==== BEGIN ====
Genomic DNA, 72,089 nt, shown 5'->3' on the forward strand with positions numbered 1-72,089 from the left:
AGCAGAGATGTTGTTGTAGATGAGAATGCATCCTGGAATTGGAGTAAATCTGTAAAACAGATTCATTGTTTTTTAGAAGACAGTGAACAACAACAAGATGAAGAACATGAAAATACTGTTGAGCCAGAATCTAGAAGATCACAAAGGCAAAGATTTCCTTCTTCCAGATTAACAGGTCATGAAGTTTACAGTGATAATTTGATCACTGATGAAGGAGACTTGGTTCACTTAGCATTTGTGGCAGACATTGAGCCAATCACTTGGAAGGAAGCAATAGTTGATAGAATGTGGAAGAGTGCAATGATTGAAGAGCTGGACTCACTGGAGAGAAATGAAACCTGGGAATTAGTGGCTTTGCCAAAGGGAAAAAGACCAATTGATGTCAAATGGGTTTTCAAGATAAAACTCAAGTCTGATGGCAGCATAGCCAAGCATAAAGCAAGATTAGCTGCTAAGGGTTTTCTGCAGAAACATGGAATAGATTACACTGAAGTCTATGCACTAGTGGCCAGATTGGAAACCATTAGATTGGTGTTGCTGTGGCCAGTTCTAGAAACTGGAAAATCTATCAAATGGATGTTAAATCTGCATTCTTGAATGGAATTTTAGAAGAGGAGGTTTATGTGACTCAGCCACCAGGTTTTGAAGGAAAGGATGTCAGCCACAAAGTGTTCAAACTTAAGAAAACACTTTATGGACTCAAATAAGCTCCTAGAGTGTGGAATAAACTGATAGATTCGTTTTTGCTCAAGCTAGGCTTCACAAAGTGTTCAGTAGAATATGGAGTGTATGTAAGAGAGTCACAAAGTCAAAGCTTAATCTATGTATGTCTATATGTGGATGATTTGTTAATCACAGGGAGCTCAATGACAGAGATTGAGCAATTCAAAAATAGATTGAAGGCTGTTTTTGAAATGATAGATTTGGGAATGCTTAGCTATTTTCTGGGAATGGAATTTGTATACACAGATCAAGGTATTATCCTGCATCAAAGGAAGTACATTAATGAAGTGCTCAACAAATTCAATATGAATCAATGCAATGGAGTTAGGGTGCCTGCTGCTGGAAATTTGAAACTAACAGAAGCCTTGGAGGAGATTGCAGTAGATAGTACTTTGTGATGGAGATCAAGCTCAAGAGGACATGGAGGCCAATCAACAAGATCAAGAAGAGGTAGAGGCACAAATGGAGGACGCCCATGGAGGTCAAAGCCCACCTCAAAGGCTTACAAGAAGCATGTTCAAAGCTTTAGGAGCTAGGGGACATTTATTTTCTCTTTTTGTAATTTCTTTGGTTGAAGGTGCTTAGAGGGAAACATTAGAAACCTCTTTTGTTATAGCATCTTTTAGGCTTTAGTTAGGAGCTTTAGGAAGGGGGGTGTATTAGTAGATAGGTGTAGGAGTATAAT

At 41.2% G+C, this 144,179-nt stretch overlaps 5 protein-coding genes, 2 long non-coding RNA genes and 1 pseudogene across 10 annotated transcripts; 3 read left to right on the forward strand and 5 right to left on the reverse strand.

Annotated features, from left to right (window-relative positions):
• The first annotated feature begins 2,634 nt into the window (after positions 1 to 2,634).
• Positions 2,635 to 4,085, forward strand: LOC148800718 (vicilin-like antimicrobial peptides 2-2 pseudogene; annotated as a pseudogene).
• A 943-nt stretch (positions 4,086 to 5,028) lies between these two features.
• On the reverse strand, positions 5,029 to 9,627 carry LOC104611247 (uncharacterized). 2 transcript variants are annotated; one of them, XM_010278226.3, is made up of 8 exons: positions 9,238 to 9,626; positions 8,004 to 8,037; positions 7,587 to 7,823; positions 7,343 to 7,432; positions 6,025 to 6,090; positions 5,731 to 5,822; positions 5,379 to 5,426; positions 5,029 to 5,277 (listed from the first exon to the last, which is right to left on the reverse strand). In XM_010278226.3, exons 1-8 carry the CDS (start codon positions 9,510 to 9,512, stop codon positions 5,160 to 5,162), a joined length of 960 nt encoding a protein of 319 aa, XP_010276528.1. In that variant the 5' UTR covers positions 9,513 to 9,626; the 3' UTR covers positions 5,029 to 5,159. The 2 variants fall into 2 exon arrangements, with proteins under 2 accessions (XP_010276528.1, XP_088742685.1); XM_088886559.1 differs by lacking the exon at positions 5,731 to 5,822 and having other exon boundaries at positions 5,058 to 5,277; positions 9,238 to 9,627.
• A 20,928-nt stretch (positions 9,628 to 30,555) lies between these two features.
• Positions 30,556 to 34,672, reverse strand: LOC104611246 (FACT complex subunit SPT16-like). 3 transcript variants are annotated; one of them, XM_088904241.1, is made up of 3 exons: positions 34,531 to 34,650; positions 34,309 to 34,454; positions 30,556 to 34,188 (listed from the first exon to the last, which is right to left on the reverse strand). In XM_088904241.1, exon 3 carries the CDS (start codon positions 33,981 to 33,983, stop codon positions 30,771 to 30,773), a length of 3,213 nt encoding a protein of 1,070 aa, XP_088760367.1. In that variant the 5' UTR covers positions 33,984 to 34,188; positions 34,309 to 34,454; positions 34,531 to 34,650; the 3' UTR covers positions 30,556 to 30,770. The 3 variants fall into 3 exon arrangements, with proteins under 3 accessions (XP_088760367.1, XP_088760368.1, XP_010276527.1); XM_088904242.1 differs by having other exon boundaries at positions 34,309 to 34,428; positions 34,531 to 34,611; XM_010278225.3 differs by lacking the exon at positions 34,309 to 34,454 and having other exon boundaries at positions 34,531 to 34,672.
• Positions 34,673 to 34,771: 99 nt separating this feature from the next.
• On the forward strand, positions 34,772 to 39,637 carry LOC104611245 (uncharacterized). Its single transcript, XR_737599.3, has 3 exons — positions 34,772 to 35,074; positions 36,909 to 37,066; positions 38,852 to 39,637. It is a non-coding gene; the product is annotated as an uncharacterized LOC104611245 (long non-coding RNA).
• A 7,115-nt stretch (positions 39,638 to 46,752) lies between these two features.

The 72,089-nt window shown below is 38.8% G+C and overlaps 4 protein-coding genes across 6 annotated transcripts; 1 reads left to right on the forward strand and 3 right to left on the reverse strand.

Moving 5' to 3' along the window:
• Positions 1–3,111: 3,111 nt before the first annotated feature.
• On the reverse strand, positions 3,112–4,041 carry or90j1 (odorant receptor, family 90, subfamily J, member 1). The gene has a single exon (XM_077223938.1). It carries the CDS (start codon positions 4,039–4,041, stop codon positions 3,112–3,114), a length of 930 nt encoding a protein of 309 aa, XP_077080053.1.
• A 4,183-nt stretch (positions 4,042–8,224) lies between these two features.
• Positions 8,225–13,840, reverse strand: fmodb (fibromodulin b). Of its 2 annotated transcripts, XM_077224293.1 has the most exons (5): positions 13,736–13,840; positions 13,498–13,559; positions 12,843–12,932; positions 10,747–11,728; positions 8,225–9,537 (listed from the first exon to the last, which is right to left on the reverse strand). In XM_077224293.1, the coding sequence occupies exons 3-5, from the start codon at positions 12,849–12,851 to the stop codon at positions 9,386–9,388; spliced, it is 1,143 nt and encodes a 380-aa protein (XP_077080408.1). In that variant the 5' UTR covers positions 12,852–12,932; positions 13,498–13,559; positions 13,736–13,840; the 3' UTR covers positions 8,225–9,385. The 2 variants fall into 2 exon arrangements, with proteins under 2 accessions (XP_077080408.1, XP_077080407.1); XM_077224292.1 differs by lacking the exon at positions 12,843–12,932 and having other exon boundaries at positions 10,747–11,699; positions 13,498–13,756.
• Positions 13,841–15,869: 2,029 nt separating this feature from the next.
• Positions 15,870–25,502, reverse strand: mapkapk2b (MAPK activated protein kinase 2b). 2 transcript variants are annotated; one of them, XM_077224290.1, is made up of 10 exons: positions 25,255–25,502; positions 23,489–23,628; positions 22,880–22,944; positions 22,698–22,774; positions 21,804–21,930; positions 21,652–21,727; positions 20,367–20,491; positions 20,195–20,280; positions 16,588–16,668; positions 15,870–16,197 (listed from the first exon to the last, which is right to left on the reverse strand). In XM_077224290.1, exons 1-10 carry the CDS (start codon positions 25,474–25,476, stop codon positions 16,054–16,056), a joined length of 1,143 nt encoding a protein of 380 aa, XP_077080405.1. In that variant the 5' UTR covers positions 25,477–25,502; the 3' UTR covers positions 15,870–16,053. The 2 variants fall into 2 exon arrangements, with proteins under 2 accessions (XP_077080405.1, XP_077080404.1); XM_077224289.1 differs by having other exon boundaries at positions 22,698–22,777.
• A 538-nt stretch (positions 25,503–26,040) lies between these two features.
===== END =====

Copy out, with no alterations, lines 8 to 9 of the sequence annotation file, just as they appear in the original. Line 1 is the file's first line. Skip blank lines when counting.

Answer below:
• On the reverse strand, positions 5,029 to 9,627 carry LOC104611247 (uncharacterized). 2 transcript variants are annotated; one of them, XM_010278226.3, is made up of 8 exons: positions 9,238 to 9,626; positions 8,004 to 8,037; positions 7,587 to 7,823; positions 7,343 to 7,432; positions 6,025 to 6,090; positions 5,731 to 5,822; positions 5,379 to 5,426; positions 5,029 to 5,277 (listed from the first exon to the last, which is right to left on the reverse strand). In XM_010278226.3, exons 1-8 carry the CDS (start codon positions 9,510 to 9,512, stop codon positions 5,160 to 5,162), a joined length of 960 nt encoding a protein of 319 aa, XP_010276528.1. In that variant the 5' UTR covers positions 9,513 to 9,626; the 3' UTR covers positions 5,029 to 5,159. The 2 variants fall into 2 exon arrangements, with proteins under 2 accessions (XP_010276528.1, XP_088742685.1); XM_088886559.1 differs by lacking the exon at positions 5,731 to 5,822 and having other exon boundaries at positions 5,058 to 5,277; positions 9,238 to 9,627.
• A 20,928-nt stretch (positions 9,628 to 30,555) lies between these two features.